I was starting to feel really uncomfortable about tailless alligators. Alligators are ubiquitous in Florida, and alligator farming is a rising industry. But, as I reminisced about the fried alligator tail with ethereal citrus sauce that I used to get at Beachcombers Restaurant in St. Augustine, a nagging thought occurred to me. What do they do with the rest of the alligator once the tails have been harvested for meat?
It turns out that you can eat other parts of the alligator too. Linton’s Seafood says that “Alligator has a mild flavor and a tender texture, similar to that of chicken or pork. Choice cuts of the alligator are the tail and the jaw, which work best in baked or cutlet recipes as well as in fried foods. If prepared properly (marinated or tenderized), body and leg meat can also be used in special recipes such as burgers, casseroles, ground meat, soups and stews.” Gatorama advertises “the best Gator Tail in the World,” though it also sells gator ribs and a charmingly named Swamp Sampler, “a Gatorama signature since 1996!” There is a chic market for alligator skin, and let’s not forget the heads, feet, and teeth, which are preserved through taxidermy and sold at virtually every roadside citrus and gasoline vendor along Florida’s I-95. All of this made me feel much less guilty about my fondness for gator tail, leaving me with a profound (and profoundly unsatisfiable) craving for the gator tail at Beachcombers.
Beachcombers is situated directly on the beach. For most of the year, you can sit indoors or outdoors, surrounded by scantily clad beach bums and early drinkers, and feel the ocean breeze gently threaten to carry away your paper napkin. The dunes crackle, the sea beckons. After dinner, you just exit to the restaurant’s deck, slip off your flip-flops, and saunter towards the tidal pools to search for hermit crabs and colorful shells. After an ice cold beer and a serving of gator tail, it’s hard not to feel as if you’re in commune with the blueness of the sky on your skin.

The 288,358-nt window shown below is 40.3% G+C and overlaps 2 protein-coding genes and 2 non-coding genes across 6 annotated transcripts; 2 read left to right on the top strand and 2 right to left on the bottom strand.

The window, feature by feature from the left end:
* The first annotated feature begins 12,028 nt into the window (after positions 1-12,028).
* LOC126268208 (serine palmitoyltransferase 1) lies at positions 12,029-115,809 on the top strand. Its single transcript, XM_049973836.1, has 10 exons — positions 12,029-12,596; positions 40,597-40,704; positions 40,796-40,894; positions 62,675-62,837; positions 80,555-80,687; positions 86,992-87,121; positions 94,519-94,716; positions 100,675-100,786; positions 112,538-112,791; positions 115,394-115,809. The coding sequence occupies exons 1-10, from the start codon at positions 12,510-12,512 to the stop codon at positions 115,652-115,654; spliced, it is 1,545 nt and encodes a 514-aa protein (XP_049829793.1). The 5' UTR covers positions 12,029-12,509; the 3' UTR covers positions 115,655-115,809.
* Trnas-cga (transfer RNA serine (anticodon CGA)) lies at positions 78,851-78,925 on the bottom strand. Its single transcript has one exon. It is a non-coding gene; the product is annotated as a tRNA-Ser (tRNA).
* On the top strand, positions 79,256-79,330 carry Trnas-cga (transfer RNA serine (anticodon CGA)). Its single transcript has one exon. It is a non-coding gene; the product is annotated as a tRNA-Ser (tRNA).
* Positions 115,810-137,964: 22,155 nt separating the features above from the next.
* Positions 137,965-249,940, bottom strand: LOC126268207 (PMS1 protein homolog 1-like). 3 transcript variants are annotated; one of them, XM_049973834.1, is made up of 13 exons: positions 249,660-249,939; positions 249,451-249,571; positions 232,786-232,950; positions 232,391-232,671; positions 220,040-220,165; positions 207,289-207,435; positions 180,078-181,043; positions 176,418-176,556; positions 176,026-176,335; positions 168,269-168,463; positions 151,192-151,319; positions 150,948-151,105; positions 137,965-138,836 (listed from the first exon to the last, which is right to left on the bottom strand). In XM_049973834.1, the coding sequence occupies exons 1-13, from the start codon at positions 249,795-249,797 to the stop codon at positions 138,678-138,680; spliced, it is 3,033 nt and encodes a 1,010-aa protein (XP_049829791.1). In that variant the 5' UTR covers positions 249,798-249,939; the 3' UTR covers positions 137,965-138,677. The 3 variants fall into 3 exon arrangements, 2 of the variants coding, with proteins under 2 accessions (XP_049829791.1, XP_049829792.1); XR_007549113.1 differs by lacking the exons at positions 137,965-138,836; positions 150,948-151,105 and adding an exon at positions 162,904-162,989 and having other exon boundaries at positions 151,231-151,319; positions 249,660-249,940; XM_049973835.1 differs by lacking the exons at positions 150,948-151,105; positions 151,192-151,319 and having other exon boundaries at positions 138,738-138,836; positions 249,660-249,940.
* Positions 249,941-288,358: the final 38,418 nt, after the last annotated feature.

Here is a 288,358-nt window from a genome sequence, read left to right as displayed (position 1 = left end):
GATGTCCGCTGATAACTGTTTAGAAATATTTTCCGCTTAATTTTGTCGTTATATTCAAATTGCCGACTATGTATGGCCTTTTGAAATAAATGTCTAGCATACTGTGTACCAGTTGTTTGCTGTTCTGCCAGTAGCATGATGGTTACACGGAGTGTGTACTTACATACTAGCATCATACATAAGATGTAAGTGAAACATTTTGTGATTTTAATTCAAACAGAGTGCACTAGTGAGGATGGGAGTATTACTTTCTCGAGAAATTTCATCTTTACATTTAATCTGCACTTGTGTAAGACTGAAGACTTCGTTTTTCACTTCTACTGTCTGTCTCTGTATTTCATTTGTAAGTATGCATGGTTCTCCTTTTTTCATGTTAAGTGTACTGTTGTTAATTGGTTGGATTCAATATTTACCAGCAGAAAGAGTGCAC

Unfortunately for me, Beachcombers is about 2300 miles and 6000 feet in elevation away from where I currently live. There are no alligators in these here hills. When I lived in St. Augustine, eating gator tail was an easy way to practice locavorism; in the heart of Utah’s high desert, not so much. How far am I willing to go to recapture “the taste of Mahi-Mahi and catfish with a sweet hint of clams”? Does it make me a terrible person if I am seriously considering purchasing gator tail as a present to myself?
The other thing I loved about Beachcombers was that on Tuesdays, they sold mammoth, deep-fried, gloriously crunchy, sinfully overstuffed chimichangas. They served them on a bed of wispy iceberg lettuce, with salsa, sour cream, olives, jalapenos, and onions on the side. (Any one of these accoutrements is ambrosial to me… Put them all together on one plate and I become a woman rapturously entranced.) Their chimichangas were freakin’ awesome, so meaty and cheesy on the inside that they practically mandated drinking a Corona with lime, even though it was only nine in the morning. I may be surrounded by deer and elk now, but I can do chimis.
Now if I could only do away with this lingering hunger for gator tail. A trip to Florida is out of the financial question. I have no insider pull in the gator industry. Damn it, I’ve been a good girl this year. Wouldn’t Santa want to give me the gift of a Swamp Sampler? Christmas is right around the corner, right?